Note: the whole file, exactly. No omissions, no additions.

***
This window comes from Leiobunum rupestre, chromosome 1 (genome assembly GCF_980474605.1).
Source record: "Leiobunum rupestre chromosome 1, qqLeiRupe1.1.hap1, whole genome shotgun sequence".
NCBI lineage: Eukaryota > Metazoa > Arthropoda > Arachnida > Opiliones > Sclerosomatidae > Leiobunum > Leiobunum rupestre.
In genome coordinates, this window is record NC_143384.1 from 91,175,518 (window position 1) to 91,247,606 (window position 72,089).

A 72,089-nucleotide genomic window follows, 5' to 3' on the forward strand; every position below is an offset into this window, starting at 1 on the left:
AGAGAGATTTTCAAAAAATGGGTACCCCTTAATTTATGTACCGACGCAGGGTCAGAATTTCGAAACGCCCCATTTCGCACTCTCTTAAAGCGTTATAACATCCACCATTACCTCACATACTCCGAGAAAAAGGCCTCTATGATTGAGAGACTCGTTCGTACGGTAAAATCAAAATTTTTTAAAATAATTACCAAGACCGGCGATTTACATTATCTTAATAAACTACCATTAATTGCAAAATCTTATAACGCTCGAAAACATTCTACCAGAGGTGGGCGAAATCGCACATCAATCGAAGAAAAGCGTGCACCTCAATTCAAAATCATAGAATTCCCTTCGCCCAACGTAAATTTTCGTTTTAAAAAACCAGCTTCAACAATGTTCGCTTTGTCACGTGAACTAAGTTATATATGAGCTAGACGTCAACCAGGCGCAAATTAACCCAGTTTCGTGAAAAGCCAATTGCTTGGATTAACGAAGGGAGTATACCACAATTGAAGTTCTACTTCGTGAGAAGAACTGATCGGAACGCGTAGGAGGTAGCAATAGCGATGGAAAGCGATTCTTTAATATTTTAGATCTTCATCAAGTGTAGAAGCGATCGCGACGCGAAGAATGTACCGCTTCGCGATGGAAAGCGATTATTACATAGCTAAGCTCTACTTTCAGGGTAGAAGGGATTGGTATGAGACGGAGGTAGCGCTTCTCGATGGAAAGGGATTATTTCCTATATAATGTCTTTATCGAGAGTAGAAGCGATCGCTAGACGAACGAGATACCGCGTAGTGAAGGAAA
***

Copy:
This window comes from Leiobunum rupestre, chromosome 1 (genome assembly GCF_980474605.1).
Source record: "Leiobunum rupestre chromosome 1, qqLeiRupe1.1.hap1, whole genome shotgun sequence".
NCBI lineage: Eukaryota > Metazoa > Arthropoda > Arachnida > Opiliones > Sclerosomatidae > Leiobunum > Leiobunum rupestre.
In genome coordinates, this window is record NC_143384.1 from 91,175,518 (window position 1) to 91,247,606 (window position 72,089).

A 72,089-nucleotide genomic window follows, 5' to 3' on the forward strand; every position below is an offset into this window, starting at 1 on the left:
AGAGAGATTTTCAAAAAATGGGTACCCCTTAATTTATGTACCGACGCAGGGTCAGAATTTCGAAACGCCCCATTTCGCACTCTCTTAAAGCGTTATAACATCCACCATTACCTCACATACTCCGAGAAAAAGGCCTCTATGATTGAGAGACTCGTTCGTACGGTAAAATCAAAATTTTTTAAAATAATTACCAAGACCGGCGATTTACATTATCTTAATAAACTACCATTAATTGCAAAATCTTATAACGCTCGAAAACATTCTACCAGAGGTGGGCGAAATCGCACATCAATCGAAGAAAAGCGTGCACCTCAATTCAAAATCATAGAATTCCCTTCGCCCAACGTAAATTTTCGTTTTAAAAAACCAGCTTCAACAATGTTCGCTTTGTCACGTGAACTAAGTTATATATGAGCTAGACGTCAACCAGGCGCAAATTAACCCAGTTTCGTGAAAAGCCAATTGCTTGGATTAACGAAGGGAGTATACCACAATTGAAGTTCTACTTCGTGAGAAGAACTGATCGGAACGCGTAGGAGGTAGCAATAGCGATGGAAAGCGATTCTTTAATATTTTAGATCTTCATCAAGTGTAGAAGCGATCGCGACGCGAAGAATGTACCGCTTCGCGATGGAAAGCGATTATTACATAGCTAAGCTCTACTTTCAGGGTAGAAGGGATTGGTATGAGACGGAGGTAGCGCTTCTCGATGGAAAGGGATTATTTCCTATATAATGTCTTTATCGAGAGTAGAAGCGATCGCTAGACGAACGAGATACCGCGTAGTGAAGGAAA